12:00 - 12:45


stanislav kolenkin
Senior Software Engineer (DevOps)
SoftServe/Critical Services


16+ years of professional experience in the Information Technologies (IT) industry.

I have received much experience in quick problem solving and not standard issues ( last 4 year in DevOps/Deployment engineer). I have done many Kubernetes projects with different plugins on OpenStack, AWS, GCP, and Bare-Metal. Last 4 years I am working with Docker, Kubernetes, Calico, etc.

Speech: Microservice Security: Open Policy Agent (OPA)

OPA is a general-purpose policy engine that makes policy a first-class citizen within the cloud-native ecosystem, putting it on par with servers, networks, and storage. Its uses range from authorization and admission control to data filtering. The community uses OPA for Kubernetes admission control across all major cloud providers, as well as on on-premises deployments, along with HTTP API authorization, remote access policy, and data filtering. Since OPA’s RESTful APIs use JSON over HTTP, OPA can be integrated with any programming language, making it extremely flexible across services.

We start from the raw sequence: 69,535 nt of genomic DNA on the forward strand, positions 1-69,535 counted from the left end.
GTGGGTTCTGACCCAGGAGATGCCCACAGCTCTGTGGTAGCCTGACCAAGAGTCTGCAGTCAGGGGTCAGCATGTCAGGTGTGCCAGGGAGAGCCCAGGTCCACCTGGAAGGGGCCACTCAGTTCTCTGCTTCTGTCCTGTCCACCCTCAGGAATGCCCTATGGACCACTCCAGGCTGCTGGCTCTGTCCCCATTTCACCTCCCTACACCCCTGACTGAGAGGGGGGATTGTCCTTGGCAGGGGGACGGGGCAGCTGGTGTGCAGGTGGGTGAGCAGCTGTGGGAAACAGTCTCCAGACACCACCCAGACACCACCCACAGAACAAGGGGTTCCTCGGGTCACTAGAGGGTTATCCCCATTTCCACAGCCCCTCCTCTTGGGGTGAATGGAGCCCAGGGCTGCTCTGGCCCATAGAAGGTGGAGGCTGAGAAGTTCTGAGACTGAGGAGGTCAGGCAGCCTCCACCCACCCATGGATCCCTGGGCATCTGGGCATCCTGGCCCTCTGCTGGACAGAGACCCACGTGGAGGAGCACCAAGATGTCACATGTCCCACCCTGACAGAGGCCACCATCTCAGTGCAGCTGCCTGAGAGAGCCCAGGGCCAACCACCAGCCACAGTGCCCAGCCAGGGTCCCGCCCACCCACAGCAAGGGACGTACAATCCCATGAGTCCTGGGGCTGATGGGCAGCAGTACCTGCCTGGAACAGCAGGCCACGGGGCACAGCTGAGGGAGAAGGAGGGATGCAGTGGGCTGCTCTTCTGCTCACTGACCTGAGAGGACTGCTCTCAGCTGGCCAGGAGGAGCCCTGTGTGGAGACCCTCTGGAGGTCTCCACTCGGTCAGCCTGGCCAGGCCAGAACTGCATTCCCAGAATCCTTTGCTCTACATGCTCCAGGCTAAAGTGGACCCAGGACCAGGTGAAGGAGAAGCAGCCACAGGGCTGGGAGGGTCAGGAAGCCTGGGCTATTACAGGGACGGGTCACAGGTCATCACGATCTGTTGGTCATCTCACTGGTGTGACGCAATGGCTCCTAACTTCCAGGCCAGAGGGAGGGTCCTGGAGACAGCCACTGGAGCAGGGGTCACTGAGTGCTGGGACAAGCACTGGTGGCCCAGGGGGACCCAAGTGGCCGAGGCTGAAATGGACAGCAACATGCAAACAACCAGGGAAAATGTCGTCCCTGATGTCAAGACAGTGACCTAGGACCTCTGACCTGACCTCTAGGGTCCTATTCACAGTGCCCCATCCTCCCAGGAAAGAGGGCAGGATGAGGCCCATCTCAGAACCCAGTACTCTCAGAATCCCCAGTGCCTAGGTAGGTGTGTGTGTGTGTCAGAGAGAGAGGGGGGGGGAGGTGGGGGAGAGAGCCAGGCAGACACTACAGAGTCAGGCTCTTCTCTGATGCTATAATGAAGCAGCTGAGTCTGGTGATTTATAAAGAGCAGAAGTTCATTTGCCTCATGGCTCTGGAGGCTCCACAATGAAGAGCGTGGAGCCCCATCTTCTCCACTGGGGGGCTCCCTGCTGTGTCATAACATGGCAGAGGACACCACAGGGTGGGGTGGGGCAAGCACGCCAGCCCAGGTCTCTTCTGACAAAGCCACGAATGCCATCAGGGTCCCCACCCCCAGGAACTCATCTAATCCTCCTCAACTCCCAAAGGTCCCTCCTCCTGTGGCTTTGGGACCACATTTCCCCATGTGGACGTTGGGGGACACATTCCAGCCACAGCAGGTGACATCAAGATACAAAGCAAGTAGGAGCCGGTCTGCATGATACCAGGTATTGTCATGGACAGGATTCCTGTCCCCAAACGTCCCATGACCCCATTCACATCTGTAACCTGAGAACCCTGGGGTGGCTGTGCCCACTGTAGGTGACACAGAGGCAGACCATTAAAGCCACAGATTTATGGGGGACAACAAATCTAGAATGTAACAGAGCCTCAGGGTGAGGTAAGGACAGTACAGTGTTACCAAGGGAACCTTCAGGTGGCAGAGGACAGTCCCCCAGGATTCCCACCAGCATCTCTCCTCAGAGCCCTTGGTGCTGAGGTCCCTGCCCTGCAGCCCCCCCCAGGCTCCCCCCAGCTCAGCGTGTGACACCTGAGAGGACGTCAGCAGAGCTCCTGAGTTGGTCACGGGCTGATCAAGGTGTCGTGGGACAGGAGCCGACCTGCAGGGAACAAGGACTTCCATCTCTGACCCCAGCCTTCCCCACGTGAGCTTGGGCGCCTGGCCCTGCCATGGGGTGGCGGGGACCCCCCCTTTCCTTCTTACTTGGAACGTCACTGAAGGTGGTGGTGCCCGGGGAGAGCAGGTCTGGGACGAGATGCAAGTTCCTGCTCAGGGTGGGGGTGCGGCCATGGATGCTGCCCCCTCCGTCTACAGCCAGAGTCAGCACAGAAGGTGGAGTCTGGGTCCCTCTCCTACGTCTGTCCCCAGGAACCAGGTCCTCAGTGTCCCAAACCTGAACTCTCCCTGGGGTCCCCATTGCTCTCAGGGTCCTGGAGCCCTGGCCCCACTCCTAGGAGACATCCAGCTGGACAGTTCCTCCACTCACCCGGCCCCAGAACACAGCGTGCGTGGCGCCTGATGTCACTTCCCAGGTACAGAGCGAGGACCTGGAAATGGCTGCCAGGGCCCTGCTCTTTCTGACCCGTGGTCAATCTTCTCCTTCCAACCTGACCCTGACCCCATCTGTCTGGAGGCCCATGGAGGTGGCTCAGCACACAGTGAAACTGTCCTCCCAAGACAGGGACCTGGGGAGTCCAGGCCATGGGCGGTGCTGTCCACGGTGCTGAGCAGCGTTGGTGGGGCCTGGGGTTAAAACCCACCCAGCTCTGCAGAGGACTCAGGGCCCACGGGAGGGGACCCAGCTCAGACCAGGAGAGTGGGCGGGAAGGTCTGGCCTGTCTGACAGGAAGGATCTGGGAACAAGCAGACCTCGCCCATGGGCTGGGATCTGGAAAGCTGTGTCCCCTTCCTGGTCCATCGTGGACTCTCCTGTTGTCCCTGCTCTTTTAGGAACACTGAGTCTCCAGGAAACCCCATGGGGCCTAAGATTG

In a best-practice Kubernetes cluster every request to the Kubernetes APIServer is authenticated and authorized. Authorization is usually implemented by the RBAC authorization module.

Most requirements regarding Authorization can be implemented by simply using the RBAC authorization module via Roles and RoleBindings, which are explained in Using RBAC Authorization. But RBAC is by design limited to whitelisting, i.e. for every requests it’s checked if one of the Roles and RoleBindings apply and in that case the request is approved. Requests are only denied if there is no match, there is no way to deny requests explicitly. At first this doesn’t sound like a big limitation, but some specific use cases require more flexibility.

Also Open Policy Agent makes it also very easy to write unit tests for all our policies.